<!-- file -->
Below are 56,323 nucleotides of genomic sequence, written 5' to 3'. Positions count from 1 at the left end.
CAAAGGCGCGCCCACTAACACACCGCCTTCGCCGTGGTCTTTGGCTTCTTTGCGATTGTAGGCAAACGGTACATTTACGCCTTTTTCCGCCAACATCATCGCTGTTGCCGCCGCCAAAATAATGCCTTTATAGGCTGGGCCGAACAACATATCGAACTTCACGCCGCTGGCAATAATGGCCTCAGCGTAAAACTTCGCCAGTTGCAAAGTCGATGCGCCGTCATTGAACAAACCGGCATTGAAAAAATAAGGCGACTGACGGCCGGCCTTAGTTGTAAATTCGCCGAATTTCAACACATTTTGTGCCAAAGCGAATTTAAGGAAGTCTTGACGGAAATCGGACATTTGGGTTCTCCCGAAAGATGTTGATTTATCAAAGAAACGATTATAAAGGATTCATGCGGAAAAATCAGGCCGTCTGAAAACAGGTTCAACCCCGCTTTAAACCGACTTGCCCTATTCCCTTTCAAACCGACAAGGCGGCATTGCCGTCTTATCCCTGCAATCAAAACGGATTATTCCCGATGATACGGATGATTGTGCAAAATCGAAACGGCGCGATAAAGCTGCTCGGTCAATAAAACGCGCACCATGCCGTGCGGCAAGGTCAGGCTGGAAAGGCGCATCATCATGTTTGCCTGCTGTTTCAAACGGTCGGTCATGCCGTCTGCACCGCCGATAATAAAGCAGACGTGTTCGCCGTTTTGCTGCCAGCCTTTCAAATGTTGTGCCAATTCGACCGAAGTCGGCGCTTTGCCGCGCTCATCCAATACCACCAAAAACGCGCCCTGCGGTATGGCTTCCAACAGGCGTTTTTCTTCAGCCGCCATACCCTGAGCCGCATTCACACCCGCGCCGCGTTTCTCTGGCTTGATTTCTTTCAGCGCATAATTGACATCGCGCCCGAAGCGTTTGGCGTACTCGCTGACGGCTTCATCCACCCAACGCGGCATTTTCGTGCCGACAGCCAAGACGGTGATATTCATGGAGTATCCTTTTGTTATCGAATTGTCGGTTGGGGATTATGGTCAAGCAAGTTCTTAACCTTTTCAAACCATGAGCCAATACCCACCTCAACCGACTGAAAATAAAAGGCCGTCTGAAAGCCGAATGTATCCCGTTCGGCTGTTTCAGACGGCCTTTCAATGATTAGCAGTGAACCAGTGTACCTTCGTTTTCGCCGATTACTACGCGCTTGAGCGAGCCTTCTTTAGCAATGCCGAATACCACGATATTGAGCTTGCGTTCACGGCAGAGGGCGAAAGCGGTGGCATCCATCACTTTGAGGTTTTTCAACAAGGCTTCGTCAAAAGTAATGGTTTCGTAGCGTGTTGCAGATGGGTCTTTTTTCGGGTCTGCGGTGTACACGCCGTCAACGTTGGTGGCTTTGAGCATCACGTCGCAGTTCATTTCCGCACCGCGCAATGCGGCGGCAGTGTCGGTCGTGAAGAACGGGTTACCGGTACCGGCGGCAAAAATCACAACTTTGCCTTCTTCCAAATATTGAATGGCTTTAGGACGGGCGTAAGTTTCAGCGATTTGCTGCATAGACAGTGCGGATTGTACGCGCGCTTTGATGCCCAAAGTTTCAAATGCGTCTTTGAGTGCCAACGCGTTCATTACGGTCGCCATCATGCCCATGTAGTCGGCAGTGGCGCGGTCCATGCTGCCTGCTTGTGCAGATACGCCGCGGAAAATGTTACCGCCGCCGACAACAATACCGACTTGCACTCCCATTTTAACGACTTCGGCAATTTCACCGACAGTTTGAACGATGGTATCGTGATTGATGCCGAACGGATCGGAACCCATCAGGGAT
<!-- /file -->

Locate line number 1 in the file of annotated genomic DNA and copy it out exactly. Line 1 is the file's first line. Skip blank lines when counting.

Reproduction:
Below are 56,323 nucleotides of genomic sequence, written 5' to 3'. Positions count from 1 at the left end.